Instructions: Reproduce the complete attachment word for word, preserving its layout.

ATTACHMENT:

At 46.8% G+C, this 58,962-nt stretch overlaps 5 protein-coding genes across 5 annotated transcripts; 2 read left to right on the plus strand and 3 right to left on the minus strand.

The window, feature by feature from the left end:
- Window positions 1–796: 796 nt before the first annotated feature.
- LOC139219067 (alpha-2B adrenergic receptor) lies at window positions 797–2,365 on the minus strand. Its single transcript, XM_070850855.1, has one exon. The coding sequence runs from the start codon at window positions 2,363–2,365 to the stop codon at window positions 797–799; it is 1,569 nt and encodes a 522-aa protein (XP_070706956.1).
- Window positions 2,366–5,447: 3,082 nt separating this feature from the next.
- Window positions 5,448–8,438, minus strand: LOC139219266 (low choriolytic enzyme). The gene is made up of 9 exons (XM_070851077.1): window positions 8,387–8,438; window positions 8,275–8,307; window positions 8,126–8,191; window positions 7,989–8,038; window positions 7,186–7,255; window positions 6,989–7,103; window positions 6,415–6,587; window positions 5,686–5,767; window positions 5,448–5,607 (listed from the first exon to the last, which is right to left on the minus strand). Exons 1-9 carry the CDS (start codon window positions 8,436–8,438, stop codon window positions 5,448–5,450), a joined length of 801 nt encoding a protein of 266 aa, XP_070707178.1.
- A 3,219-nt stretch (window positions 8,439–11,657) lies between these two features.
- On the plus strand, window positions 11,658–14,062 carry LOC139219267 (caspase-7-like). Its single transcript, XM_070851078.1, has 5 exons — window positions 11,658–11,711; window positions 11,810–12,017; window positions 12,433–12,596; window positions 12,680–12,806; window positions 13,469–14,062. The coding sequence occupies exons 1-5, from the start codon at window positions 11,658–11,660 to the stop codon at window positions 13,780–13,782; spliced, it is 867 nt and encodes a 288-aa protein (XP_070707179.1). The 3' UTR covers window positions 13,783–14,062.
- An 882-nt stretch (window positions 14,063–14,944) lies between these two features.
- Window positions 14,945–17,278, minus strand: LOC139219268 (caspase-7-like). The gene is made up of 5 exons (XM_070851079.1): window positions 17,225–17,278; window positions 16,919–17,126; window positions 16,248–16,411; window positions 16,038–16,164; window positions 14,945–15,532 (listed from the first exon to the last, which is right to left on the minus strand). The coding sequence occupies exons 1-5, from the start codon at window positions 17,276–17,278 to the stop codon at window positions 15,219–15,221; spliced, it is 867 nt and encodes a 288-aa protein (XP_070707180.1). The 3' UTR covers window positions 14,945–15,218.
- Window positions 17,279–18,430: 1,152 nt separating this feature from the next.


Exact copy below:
At 46.8% G+C, this 58,962-nt stretch overlaps 5 protein-coding genes across 5 annotated transcripts; 2 read left to right on the plus strand and 3 right to left on the minus strand.

The window, feature by feature from the left end:
- Window positions 1–796: 796 nt before the first annotated feature.
- LOC139219067 (alpha-2B adrenergic receptor) lies at window positions 797–2,365 on the minus strand. Its single transcript, XM_070850855.1, has one exon. The coding sequence runs from the start codon at window positions 2,363–2,365 to the stop codon at window positions 797–799; it is 1,569 nt and encodes a 522-aa protein (XP_070706956.1).
- Window positions 2,366–5,447: 3,082 nt separating this feature from the next.
- Window positions 5,448–8,438, minus strand: LOC139219266 (low choriolytic enzyme). The gene is made up of 9 exons (XM_070851077.1): window positions 8,387–8,438; window positions 8,275–8,307; window positions 8,126–8,191; window positions 7,989–8,038; window positions 7,186–7,255; window positions 6,989–7,103; window positions 6,415–6,587; window positions 5,686–5,767; window positions 5,448–5,607 (listed from the first exon to the last, which is right to left on the minus strand). Exons 1-9 carry the CDS (start codon window positions 8,436–8,438, stop codon window positions 5,448–5,450), a joined length of 801 nt encoding a protein of 266 aa, XP_070707178.1.
- A 3,219-nt stretch (window positions 8,439–11,657) lies between these two features.
- On the plus strand, window positions 11,658–14,062 carry LOC139219267 (caspase-7-like). Its single transcript, XM_070851078.1, has 5 exons — window positions 11,658–11,711; window positions 11,810–12,017; window positions 12,433–12,596; window positions 12,680–12,806; window positions 13,469–14,062. The coding sequence occupies exons 1-5, from the start codon at window positions 11,658–11,660 to the stop codon at window positions 13,780–13,782; spliced, it is 867 nt and encodes a 288-aa protein (XP_070707179.1). The 3' UTR covers window positions 13,783–14,062.
- An 882-nt stretch (window positions 14,063–14,944) lies between these two features.
- Window positions 14,945–17,278, minus strand: LOC139219268 (caspase-7-like). The gene is made up of 5 exons (XM_070851079.1): window positions 17,225–17,278; window positions 16,919–17,126; window positions 16,248–16,411; window positions 16,038–16,164; window positions 14,945–15,532 (listed from the first exon to the last, which is right to left on the minus strand). The coding sequence occupies exons 1-5, from the start codon at window positions 17,276–17,278 to the stop codon at window positions 15,219–15,221; spliced, it is 867 nt and encodes a 288-aa protein (XP_070707180.1). The 3' UTR covers window positions 14,945–15,218.
- Window positions 17,279–18,430: 1,152 nt separating this feature from the next.